Accordingly, in the Panel's opinion, the original proceedings have settled the question whether the disqualification of tuna caught by setting on dolphins, together with the qualification of tuna caught by other fishing methods, is inconsistent with Article 2.1 of the TBT Agreement. The Appellate Body found that it is not.
 
"In light of this finding, we do not think it is appropriate for us to re-open this inquiry. Rather, we respect and reaffirm the finding of the Appellate Body that, to the extent that they modify the conditions of competition in the US market to the detriment of Mexican tuna and tuna products, the eligibility criteria are even-handed, and accordingly are not inconsistent with Article 2.1 of the TBT Agreement."
 
The Panel noted that the Appellate Body ultimately found that the original tuna measure was inconsistent with Article 2.1 of the TBT Agreement. This finding was based, however, not on the fact that the United States disqualified tuna caught by setting on dolphins from accessing the dolphin-safe label, but rather on the fact that the regulatory scheme imposed by the United States on tuna fishing methods other than setting on dolphins, which are eligible to catch dolphin-safe tuna, did not sufficiently address the risks posed to dolphins by those methods. The measure was therefore not "even-handed", in violation of Article 2.1.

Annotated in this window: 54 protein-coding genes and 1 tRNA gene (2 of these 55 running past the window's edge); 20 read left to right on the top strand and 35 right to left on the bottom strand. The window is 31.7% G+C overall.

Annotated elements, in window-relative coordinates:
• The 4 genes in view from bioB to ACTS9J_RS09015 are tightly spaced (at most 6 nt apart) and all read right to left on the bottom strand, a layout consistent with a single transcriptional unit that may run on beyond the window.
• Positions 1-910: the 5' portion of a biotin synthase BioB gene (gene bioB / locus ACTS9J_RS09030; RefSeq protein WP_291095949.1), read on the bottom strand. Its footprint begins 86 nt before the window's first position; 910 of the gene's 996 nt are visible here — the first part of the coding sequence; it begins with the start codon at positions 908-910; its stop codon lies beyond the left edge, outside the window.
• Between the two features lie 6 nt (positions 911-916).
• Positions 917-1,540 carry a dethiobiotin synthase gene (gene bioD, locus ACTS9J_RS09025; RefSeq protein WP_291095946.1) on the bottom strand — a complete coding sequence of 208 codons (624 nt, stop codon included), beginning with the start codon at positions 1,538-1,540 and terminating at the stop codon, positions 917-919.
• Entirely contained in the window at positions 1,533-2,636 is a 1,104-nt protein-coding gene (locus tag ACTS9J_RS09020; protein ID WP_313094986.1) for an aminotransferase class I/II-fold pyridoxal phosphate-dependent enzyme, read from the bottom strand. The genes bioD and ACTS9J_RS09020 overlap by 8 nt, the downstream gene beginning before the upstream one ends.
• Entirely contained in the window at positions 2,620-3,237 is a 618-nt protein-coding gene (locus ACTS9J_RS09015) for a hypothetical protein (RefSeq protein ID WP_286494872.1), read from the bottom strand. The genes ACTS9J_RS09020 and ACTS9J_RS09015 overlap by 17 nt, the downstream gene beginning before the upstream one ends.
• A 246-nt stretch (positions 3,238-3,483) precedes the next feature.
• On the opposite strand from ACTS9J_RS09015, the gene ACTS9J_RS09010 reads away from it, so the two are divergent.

The Panel's view is that Mexico has not provided evidence sufficient to demonstrate that setting on dolphins does not cause observed and unobserved harms to dolphins, or that other tuna fishing methods consistently cause similar harms. Rather, the Panel agreed with the United States that "even if there are tuna fisheries using... gear types that produce the same number of dolphin mortalities and serious injuries allowed or caused in the ETP... it is simply not the case that such fisheries are producing the same level of unobserved harms, such as cow-calf separation, muscular damage, immune and reproductive system failures, which arise as a result of the chase in itself".